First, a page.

Northern Lights: Sometimes attempts at inclusion can end up not being inclusive
This appears to be the situation regarding the council’s recent civic reception at the town hall to acknowledge the contributions from the Windrush Generation to the City of Sheffield.
In January 1957, my parents moved to Sheffield from Wiltshire, where they had initially lived after emigrating from Jamaica to the UK.
They settled in Sheffield, made it their home, and raised their children there. My parents are members of the Windrush Generation who responded to the call to come to the UK to meet a need that this country had for workers.
My dad passed away in 1997, however, after 66 years my mum still lives in Sheffield and worked in Sheffield up until her retirement.
That is why it was so disappointing for myself and my siblings that she was not invited to the civic reception.
The civic reception was held on the 75th anniversary of HMS Empire Windrush having left the shores of Jamaica with 1027 passengers and docking in the UK. All of whom had come to this country to help build it back up following World War 2. As well as to provide key work in the then, newly formed NHS.
On becoming aware of the event and contacting the council to let them know my mum had not received an invite, my sister was given an apology.
She was informed that they had reached out to churches and community groups. It was not clear which churches and community groups they reached out to, so my sister informed the person that our mum does not go to a church with a predominantly black congregation, she goes to a church that has a predominantly white one.
Also, she is a member of an Age UK group, which again has predominantly white members.
Oftentimes when an organisation seeks to reach what they consider ‘hard to reach’ members of the community, they will contact those organisations and establishments that cater for those members of the community.
Whilst that in and of itself is a good thing, it can exclude those members of that community that don’t conform to the stereotype associated with them.
Approaching the media, religious, and community organisations of the groups they want to reach, enables them to access members of the community they would otherwise not have contact with.
Many organisations have great success with this approach when wanting to increase representation from marginalised groups. However, organisations also need to recognise that not all members of that particular demographic fit the stereotype and can also be reached through mainstream platforms.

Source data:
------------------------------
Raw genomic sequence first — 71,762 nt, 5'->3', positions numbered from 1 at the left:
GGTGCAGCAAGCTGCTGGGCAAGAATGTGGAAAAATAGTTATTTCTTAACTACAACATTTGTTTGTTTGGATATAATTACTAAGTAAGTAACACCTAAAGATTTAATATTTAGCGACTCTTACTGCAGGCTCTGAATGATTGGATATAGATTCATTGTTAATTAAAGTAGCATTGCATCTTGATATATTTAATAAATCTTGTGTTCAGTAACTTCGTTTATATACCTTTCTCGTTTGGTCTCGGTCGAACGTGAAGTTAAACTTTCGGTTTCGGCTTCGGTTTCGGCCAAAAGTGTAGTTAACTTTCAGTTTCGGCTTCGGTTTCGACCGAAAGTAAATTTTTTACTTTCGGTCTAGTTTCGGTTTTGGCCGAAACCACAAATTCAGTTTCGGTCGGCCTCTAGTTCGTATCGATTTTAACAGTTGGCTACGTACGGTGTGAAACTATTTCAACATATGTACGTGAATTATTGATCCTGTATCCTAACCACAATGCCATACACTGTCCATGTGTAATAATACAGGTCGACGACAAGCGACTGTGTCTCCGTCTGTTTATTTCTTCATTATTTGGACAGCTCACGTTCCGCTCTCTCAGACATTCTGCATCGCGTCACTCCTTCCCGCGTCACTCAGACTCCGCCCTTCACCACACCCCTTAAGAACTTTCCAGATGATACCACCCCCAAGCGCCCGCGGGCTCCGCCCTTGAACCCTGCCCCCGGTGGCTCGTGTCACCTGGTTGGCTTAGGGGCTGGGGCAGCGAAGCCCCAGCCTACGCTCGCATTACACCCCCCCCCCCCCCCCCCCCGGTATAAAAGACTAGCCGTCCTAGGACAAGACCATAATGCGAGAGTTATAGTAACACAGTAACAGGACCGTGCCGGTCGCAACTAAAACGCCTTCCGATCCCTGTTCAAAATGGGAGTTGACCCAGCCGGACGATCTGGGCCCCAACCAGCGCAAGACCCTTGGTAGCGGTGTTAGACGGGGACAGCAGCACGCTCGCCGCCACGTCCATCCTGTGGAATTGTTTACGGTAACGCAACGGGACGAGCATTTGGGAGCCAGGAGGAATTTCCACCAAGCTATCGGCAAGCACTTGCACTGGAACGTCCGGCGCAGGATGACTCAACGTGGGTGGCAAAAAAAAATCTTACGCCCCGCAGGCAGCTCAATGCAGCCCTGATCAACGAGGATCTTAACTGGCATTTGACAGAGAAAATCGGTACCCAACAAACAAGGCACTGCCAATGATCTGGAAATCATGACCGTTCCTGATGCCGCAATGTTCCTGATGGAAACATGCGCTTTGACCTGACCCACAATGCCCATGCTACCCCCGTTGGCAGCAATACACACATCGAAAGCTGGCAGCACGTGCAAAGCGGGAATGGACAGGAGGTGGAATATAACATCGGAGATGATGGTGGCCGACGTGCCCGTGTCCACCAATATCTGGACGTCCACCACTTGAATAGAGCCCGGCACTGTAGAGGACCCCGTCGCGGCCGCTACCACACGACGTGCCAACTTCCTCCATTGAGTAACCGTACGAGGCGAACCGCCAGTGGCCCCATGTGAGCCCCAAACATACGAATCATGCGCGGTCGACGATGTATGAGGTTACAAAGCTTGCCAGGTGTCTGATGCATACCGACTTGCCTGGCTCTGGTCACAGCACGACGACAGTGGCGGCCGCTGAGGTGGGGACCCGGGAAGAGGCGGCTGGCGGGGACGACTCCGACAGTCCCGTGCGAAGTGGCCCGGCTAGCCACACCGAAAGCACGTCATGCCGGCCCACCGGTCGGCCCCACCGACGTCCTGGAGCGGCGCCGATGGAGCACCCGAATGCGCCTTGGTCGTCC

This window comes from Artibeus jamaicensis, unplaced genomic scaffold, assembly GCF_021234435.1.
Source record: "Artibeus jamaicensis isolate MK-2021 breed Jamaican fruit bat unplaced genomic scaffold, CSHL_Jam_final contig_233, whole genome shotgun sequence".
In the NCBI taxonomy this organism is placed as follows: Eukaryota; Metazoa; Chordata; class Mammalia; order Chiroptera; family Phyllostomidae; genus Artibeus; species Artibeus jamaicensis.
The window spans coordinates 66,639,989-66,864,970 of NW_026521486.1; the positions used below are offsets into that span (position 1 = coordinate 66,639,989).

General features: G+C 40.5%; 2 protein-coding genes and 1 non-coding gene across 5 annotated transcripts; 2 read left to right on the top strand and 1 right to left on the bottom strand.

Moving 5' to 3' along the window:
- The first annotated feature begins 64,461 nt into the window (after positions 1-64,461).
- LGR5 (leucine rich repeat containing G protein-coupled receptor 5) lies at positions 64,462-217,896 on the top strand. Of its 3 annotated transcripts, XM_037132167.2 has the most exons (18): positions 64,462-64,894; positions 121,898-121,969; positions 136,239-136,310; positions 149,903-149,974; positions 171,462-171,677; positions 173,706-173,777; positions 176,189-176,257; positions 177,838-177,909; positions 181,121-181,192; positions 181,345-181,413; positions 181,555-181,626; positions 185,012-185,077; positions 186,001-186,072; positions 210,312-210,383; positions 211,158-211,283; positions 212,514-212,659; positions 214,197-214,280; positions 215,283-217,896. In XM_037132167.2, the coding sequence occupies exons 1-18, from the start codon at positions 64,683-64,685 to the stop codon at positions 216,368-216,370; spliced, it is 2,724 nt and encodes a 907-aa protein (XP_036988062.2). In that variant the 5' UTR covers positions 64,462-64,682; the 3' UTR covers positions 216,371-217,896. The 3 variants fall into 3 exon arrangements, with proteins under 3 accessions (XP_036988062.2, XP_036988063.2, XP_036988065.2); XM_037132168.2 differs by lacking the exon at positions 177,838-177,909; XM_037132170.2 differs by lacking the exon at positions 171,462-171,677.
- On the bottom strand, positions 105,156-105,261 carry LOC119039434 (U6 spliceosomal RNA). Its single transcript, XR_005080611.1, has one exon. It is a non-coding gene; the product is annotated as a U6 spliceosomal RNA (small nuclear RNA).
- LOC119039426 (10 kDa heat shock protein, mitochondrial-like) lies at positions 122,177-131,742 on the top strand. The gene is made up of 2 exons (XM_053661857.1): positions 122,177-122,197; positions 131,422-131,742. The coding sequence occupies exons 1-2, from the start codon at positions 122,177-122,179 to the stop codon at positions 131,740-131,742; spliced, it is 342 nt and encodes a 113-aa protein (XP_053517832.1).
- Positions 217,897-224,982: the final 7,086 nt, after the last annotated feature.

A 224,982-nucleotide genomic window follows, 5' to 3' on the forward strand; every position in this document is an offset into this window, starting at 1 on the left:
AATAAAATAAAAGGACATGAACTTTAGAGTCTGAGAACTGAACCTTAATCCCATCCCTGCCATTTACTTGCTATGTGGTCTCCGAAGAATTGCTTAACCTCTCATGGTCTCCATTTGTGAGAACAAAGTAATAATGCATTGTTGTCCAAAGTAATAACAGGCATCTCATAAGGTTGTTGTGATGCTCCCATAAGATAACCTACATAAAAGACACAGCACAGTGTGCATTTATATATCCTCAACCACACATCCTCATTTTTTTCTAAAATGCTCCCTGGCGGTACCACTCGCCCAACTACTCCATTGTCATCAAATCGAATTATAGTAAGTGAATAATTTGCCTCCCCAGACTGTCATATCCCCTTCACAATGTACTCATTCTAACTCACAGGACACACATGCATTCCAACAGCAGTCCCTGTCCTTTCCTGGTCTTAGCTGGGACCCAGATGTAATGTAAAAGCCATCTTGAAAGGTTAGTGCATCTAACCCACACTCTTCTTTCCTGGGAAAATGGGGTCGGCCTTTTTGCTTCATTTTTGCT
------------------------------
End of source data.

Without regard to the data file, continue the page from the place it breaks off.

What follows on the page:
The example given contrasts with the situation where organisations want to be inclusive but do not reach enough people from underrepresented groups because they do not reach out to them through the services that cater for their needs.
An example of this is a diversity conference that I once went to in London, the theme of which was mental health.
Given the overrepresentation of people from the global majority within the mental health system in this country, and given the diverse demographics of London, there was a glaringly, distinct lack of representation from the global majority.
As one of the few black people there, even white people commented about it to me because they had noticed it too.
It also appeared that they had not given attention to the needs of people attending with a disability, because one wheelchair user was subjected to a very awkward experience.
I reached out to the organisation that organised the conference to give them feedback, something which they hopefully appreciated.
Particularly as they are an organisation that makes ‘loud’ claims about how they are improving inclusion.
With globalisation and increasingly more organisations working cross culturally across different continents, it can be even more challenging to get inclusion right.
On a recent talk that I did to one such global organisation about inclusive language, we explored how the words we use evolve over time.
Certain words considered acceptable when I was a child are no longer appropriate now, yet in certain countries some of those words are still used.
Organisations are not always going to get it right, but the important thing is that when they don’t, they hold their hands up and acknowledge that they have not.
When this happens, they should look at what they need to learn in order to progress and not continue to make the same mistakes going forward.
To sum up, if you are in an organisation that wants to reach members of underrepresented groups, yes, reach out to those organisations and establishments that cater for them.
However, remember, those members of the community could also be found in places that don’t fit the stereotype. So also focus on reaching them through mainstream establishments as well.
The inclusion landscape is an evolving one and as we become aware of those who are not being included, we need to look at what needs to change so that they are.